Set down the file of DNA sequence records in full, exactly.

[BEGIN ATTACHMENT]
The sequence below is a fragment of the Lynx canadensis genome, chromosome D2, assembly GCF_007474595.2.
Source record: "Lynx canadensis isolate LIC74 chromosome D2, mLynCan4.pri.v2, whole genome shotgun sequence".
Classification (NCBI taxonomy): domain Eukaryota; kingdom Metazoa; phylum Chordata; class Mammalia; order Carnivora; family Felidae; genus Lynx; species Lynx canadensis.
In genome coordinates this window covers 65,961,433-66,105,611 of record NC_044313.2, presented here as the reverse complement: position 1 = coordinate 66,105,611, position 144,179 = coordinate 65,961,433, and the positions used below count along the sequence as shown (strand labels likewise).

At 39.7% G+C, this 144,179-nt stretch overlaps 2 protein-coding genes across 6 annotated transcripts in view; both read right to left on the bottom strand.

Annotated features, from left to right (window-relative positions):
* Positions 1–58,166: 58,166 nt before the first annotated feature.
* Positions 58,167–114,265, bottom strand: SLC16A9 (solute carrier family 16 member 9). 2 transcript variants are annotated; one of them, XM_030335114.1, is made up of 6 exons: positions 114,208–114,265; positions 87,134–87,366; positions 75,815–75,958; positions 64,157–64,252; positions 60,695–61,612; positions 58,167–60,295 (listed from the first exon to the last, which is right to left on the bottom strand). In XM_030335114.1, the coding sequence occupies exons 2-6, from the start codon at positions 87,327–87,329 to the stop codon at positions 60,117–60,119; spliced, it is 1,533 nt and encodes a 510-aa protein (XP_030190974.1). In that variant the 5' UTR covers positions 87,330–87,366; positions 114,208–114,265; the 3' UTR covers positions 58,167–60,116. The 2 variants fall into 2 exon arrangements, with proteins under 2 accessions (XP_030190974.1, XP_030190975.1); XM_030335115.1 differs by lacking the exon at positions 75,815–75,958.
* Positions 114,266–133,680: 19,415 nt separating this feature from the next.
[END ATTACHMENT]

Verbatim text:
The sequence below is a fragment of the Lynx canadensis genome, chromosome D2, assembly GCF_007474595.2.
Source record: "Lynx canadensis isolate LIC74 chromosome D2, mLynCan4.pri.v2, whole genome shotgun sequence".
Classification (NCBI taxonomy): domain Eukaryota; kingdom Metazoa; phylum Chordata; class Mammalia; order Carnivora; family Felidae; genus Lynx; species Lynx canadensis.
In genome coordinates this window covers 65,961,433-66,105,611 of record NC_044313.2, presented here as the reverse complement: position 1 = coordinate 66,105,611, position 144,179 = coordinate 65,961,433, and the positions used below count along the sequence as shown (strand labels likewise).

At 39.7% G+C, this 144,179-nt stretch overlaps 2 protein-coding genes across 6 annotated transcripts in view; both read right to left on the bottom strand.

Annotated features, from left to right (window-relative positions):
* Positions 1–58,166: 58,166 nt before the first annotated feature.
* Positions 58,167–114,265, bottom strand: SLC16A9 (solute carrier family 16 member 9). 2 transcript variants are annotated; one of them, XM_030335114.1, is made up of 6 exons: positions 114,208–114,265; positions 87,134–87,366; positions 75,815–75,958; positions 64,157–64,252; positions 60,695–61,612; positions 58,167–60,295 (listed from the first exon to the last, which is right to left on the bottom strand). In XM_030335114.1, the coding sequence occupies exons 2-6, from the start codon at positions 87,327–87,329 to the stop codon at positions 60,117–60,119; spliced, it is 1,533 nt and encodes a 510-aa protein (XP_030190974.1). In that variant the 5' UTR covers positions 87,330–87,366; positions 114,208–114,265; the 3' UTR covers positions 58,167–60,116. The 2 variants fall into 2 exon arrangements, with proteins under 2 accessions (XP_030190974.1, XP_030190975.1); XM_030335115.1 differs by lacking the exon at positions 75,815–75,958.
* Positions 114,266–133,680: 19,415 nt separating this feature from the next.